"When you talk to diplomats from places like Saudi Arabia and Jordan, it's not Shiites, it's Iran and the power vacuum it's filling that worries them, and that's what the US is tapping into," he says.
That said, Arab leaders, including Jordan's King Abdullah, have raised concerns about the rise of a "Shiite arc" in the region as a Shiite-dominated government friendly to Iran took the reins in Baghdad. And Saudi Arabia's King Abdullah warned Vice President Dick Cheney during a visit last year that his country could enter the Iraqi conflict on the side of Iraqi Sunnis if the US left Iraq and abandoned them.
It is in that context that some experts like Brookings's Indyk see at least part of the US motivation for arming some of the same Sunni tribesmen, in places like Anbar, whose doors US troops were kicking down not so long ago.
"We find ourselves regionally in a situation which is somewhat similar to what we are doing in Anbar Province," he says. "We are lining up the Sunnis to better take on the Iranians."
But another explanation for that support has more to do with turning Iraq's Sunnis against Al Qaeda-associated forces in Iraq – which are also Sunni, others note.
"I would call what we are doing in Anbar more of a tactic than a strategy, and it is not something we are doing because they are Sunnis, but because they are tribesmen – and tribesmen who are against other Sunnis who are called Al Qaeda," says Mr. Hudson.
CSIS's Mr. Alterman says Saudi Arabia is "using sectarian proxies to fight a national war in Iraq," but he says it does not follow that the US is working with Anbar's Sunnis out of sectarian motivations.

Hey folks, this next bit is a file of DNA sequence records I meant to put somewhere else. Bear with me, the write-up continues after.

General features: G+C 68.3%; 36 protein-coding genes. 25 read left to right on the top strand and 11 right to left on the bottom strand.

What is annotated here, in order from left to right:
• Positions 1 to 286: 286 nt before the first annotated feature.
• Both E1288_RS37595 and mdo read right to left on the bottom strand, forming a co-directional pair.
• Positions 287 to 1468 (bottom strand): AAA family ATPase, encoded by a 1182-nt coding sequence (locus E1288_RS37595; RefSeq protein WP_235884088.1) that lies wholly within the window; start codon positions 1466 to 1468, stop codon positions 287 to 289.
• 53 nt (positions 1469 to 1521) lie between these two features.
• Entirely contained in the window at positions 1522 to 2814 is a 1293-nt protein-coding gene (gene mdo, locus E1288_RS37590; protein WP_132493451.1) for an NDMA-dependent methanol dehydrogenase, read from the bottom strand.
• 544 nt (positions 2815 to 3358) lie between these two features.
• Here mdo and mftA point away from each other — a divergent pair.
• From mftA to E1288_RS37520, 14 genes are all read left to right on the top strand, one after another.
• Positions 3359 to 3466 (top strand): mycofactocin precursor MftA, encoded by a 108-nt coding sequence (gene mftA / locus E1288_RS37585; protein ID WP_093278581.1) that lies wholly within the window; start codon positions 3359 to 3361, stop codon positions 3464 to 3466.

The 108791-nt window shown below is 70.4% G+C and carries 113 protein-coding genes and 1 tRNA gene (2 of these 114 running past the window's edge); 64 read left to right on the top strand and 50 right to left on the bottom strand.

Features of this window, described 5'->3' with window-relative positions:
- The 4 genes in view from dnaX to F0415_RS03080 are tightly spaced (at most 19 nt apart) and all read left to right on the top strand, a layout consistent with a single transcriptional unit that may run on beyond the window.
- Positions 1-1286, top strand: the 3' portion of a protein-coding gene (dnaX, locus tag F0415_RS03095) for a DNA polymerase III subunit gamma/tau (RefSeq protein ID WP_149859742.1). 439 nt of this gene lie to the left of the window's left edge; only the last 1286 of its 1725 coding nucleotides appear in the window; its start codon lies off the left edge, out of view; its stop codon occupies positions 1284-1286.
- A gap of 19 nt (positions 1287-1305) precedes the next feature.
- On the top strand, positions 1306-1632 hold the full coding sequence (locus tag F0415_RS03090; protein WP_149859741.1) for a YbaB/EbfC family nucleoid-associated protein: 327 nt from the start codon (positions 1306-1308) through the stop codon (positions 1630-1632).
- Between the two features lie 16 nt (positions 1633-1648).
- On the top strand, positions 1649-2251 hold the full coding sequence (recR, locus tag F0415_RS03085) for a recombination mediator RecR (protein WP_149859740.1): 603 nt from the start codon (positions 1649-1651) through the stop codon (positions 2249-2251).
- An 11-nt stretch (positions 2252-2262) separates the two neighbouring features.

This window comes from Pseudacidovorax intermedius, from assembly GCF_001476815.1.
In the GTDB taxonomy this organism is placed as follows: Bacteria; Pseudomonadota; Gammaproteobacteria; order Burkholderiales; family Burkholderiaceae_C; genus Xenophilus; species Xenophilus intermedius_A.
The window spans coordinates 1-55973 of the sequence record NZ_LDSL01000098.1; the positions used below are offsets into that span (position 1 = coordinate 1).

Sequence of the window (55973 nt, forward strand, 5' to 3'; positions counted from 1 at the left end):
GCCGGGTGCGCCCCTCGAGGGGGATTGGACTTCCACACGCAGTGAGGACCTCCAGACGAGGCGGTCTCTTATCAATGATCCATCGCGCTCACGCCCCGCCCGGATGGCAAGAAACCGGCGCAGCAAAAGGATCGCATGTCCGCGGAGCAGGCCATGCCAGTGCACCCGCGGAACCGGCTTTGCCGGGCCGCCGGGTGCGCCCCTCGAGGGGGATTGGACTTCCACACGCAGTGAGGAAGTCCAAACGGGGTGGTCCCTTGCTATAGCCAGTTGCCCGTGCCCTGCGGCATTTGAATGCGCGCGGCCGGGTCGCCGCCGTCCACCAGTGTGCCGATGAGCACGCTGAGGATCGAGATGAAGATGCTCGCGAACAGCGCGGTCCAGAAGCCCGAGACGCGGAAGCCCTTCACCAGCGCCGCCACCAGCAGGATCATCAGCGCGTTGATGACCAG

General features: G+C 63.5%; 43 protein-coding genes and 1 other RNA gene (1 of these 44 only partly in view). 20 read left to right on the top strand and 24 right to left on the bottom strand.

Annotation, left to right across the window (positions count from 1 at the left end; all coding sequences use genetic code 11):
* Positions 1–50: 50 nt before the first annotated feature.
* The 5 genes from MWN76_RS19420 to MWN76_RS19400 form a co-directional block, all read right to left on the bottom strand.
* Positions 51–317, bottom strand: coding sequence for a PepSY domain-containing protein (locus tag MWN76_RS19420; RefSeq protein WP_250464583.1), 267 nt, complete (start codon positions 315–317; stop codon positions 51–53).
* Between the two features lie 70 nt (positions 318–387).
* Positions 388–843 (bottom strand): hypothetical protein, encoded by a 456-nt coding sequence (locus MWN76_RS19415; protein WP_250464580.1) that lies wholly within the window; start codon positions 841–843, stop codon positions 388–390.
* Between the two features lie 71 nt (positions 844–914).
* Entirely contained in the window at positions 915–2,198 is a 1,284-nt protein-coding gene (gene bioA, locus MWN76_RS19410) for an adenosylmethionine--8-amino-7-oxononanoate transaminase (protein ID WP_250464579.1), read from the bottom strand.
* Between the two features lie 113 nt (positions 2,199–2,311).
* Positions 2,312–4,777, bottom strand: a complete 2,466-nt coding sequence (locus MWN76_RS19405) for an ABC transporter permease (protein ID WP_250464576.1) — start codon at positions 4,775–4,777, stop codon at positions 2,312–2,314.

"We're not doing that for them, we're doing it for us" in pursuit of our fight with Islamist extremists, he says.
Some in the US government are using the "progress" the US has made in Anbar to argue specifically for creation of a Sunni-dominated region within a united Iraq.
In a statement last month following the appearance of Gen. David Petraeus before Congress, US Sen. Sam Brownback (R) of Kansas called on the US to promote the development of a Sunni region to help Sunnis move forward with a greater reliance on local, rather than national, institutions.
"We should not wait for national reconciliation to take advantage of the bottom-up political progress in Anbar and create a Sunni region that would play an integral role in a united Iraq," said Senator Brownback, who is a Republican candidate for president.
Brownback joined Sen. Joseph Biden (D) of Delaware, who is also a candidate for president, in cowriting an "Iraq Federalism Amendment" that passed with overwhelming Senate support (75 to 23) on Sept. 26.
The amendment calls for the US to press Iraqis to employ the federalism enshrined in their own constitution and divide the country into sectarian regions. The bill specifically calls on the administration to convene a conference for Iraqis to reach a comprehensive political settlement – widely recognized as the key to ending Iraq's strife – based on federalism.
Senator Biden unveiled last year his plan for Iraq to be divided into three autonomous regions – Shiite, Sunni, and Kurd – under a federal government. After the Senate endorsed that plan last month, both the Maliki government and the US Embassy in Baghdad criticized it as an imposition on Iraq's sovereignty and a recipe for Iraq's partition.
Biden counters that the plan is a realistic response to political conditions on the ground in Iraq "and in fact the only hope for keeping Iraq together."